Thinking of going barefoot and taking off your horse’s shoes? Here’s Liz Angus, a member of Barefootworks (the UK’s first barefoot trimming practice) to explain what you need to know.
What are the benefits of my horse going barefoot?
There are many advantages to going barefoot. These range from improving the health, shape and quality of your horse’s feet, to less obvious benefits, such as endurance riders noting improved heart rates and recovery times in their barefoot horses, as well as fewer concussion injuries.
Having a horse that slips less on a wet road because he’s got more traction, or no longer pulls his shoes off in the mud can be a major selling point too.
Many owners whose horses have struggled with poor hoof health for years often see their horse’s feet change beyond belief when they venture down the barefoot route.
As an owner, you’ll probably also find you get much more involved in your horse’s hoof care routine, noticing things about his hooves that you’ve never considered before, so it can be a great learning curve.
How does caring for an unshod foot differ?
A barefoot trim focuses on supporting your horse, allowing him to utilise the many complex and incredible functions that exist in his hooves, and that have evolved over millions of years.
Your farrier/trimmer will be responsible for maintaining the length of your horse’s feet if he’s unshod, but as an owner, you’ll also need to be more aware of subtle changes in his hoof health.
This may mean learning to recognise common problems, such as thrush, in addition to the normal daily hoof checks you’d do if he was shod.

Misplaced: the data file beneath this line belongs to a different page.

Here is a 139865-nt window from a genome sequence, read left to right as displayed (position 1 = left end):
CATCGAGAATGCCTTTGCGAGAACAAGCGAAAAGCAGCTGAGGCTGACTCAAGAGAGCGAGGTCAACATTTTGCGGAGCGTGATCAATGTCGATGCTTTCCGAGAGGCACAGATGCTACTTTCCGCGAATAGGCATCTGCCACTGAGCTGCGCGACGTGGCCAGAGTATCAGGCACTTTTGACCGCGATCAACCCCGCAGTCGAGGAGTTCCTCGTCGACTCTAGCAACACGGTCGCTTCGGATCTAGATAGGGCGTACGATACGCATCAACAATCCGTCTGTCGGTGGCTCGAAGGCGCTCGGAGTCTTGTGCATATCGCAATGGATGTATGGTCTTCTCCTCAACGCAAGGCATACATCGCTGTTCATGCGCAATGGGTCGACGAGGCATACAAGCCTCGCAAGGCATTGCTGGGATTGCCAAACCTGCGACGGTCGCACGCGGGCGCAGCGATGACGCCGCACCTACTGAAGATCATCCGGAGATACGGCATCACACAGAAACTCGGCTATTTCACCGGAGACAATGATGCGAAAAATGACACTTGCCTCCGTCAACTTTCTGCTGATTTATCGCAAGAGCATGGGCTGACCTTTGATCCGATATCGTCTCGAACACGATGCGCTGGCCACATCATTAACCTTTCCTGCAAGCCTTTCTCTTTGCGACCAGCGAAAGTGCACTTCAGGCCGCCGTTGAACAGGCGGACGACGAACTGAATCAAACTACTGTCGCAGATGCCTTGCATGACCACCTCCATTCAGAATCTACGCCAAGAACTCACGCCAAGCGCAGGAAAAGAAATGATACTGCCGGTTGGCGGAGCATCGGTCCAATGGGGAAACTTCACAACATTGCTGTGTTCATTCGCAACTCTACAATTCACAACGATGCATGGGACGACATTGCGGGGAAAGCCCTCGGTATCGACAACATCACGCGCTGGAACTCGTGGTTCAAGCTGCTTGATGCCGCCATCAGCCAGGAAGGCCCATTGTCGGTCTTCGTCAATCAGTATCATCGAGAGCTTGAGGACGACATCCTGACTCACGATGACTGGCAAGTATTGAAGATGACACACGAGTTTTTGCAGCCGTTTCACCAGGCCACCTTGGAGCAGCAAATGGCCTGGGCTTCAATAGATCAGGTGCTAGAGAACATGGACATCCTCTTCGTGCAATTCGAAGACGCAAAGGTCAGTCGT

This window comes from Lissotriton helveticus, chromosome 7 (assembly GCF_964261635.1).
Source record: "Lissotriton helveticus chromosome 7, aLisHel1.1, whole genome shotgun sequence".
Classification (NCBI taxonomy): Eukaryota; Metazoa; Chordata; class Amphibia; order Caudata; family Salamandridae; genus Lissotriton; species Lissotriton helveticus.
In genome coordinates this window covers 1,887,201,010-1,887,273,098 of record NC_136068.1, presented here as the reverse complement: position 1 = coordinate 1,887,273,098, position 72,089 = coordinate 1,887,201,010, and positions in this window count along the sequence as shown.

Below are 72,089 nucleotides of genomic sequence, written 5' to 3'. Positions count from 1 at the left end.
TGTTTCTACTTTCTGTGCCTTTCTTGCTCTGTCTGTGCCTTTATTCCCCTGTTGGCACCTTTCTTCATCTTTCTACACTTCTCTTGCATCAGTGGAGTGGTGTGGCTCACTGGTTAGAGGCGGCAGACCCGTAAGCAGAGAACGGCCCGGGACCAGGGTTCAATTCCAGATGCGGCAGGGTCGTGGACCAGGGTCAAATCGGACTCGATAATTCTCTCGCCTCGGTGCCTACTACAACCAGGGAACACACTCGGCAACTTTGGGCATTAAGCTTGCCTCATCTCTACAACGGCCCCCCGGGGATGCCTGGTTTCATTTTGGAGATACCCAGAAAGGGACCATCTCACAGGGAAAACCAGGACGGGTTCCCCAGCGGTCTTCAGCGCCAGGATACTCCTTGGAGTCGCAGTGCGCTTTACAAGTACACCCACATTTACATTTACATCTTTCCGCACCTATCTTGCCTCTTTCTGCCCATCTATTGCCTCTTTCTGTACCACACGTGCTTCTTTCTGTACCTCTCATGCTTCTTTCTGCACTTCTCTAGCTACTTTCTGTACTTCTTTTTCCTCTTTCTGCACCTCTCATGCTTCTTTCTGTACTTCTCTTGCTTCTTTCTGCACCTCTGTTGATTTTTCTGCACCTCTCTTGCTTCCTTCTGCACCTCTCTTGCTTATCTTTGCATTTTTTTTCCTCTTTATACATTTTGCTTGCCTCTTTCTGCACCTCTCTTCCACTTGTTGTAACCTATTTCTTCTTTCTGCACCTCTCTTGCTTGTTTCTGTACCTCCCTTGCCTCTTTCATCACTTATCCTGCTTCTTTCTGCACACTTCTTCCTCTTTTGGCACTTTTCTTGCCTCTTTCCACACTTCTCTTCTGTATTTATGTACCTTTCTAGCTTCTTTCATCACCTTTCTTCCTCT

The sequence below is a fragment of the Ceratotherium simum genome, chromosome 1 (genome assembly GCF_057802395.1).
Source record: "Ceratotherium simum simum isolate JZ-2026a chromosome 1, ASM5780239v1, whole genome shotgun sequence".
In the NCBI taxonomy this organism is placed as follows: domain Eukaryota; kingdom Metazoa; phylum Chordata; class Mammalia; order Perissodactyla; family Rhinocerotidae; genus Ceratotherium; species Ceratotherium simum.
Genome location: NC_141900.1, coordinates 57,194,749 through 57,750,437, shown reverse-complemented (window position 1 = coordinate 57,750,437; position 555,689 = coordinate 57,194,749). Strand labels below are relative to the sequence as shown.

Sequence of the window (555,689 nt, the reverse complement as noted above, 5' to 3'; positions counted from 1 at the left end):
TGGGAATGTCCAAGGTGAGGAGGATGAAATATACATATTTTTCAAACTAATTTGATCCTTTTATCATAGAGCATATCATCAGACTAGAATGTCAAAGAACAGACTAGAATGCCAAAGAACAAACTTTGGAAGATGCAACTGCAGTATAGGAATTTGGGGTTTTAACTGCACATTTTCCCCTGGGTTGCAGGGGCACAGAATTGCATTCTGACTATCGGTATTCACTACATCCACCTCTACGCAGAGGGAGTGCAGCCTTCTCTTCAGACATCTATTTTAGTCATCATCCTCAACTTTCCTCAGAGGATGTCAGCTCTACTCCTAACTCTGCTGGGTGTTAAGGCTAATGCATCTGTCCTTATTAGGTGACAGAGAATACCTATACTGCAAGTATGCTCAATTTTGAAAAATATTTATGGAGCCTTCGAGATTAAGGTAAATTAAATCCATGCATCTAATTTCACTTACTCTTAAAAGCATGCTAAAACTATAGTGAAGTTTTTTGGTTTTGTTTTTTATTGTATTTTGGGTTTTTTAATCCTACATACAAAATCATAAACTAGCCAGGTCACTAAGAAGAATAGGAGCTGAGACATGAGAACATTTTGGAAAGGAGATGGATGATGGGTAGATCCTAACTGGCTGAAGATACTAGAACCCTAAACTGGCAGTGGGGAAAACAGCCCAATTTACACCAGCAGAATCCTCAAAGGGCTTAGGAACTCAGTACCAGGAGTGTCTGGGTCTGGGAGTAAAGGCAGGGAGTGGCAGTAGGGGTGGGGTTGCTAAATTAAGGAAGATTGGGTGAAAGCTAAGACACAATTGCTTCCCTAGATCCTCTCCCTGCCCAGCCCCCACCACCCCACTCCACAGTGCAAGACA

What do I need to consider before my horse goes barefoot?
First, it’s important to consider that barefoot isn’t a quick fix and requires a certain amount of commitment from you as the horse’s owner.
While some horses will breeze through the transition from shod to barefoot, others who may have been shod for long periods, or whose feet have become more compromised, may need more support.
It’s often necessary to invest in a set of hoof boots.
These can provide excellent protection while allowing your horse to grow a healthier, stronger foot.
The quality and design of hoof boots has improved dramatically in recent years and there are many cutting edge designs on the market to choose from.
You may also find your horse requires more frequent trimming to help his foot grow in a better shape and improve his soundness.
This can often work out cheaper than regular shoeing, but it’s still a cost that should be taken into consideration.
The trim from your farrier/trimmer is usually only 10% of the successful equation, with diet and exercise making up the other 90%.
As the owner, you have to be prepared to take these factors into consideration, often making adjustments to things like your horse’s grazing and sugar intake.
A low sugar, mineral balanced diet and lots of exercise are key to stronger, healthier feet.
The more you work your horse the more you will stimulate growth and help develop a robust, well-connected hoof capsule with a thick sole.